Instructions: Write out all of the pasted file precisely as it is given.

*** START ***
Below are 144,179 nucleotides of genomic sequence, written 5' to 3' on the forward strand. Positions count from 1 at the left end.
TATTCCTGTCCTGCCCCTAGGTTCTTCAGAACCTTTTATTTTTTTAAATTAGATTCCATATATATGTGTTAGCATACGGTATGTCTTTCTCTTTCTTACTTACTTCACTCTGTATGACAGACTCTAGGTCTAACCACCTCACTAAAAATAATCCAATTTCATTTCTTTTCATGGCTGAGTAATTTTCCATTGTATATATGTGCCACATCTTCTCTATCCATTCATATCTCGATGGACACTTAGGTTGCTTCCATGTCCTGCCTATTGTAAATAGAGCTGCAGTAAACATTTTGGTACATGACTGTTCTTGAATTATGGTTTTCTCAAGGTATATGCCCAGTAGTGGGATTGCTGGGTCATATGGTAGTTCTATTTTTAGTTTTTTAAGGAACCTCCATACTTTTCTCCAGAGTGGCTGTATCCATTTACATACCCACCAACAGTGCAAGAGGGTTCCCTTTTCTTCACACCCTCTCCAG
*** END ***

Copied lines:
Below are 144,179 nucleotides of genomic sequence, written 5' to 3' on the forward strand. Positions count from 1 at the left end.
TATTCCTGTCCTGCCCCTAGGTTCTTCAGAACCTTTTATTTTTTTAAATTAGATTCCATATATATGTGTTAGCATACGGTATGTCTTTCTCTTTCTTACTTACTTCACTCTGTATGACAGACTCTAGGTCTAACCACCTCACTAAAAATAATCCAATTTCATTTCTTTTCATGGCTGAGTAATTTTCCATTGTATATATGTGCCACATCTTCTCTATCCATTCATATCTCGATGGACACTTAGGTTGCTTCCATGTCCTGCCTATTGTAAATAGAGCTGCAGTAAACATTTTGGTACATGACTGTTCTTGAATTATGGTTTTCTCAAGGTATATGCCCAGTAGTGGGATTGCTGGGTCATATGGTAGTTCTATTTTTAGTTTTTTAAGGAACCTCCATACTTTTCTCCAGAGTGGCTGTATCCATTTACATACCCACCAACAGTGCAAGAGGGTTCCCTTTTCTTCACACCCTCTCCAG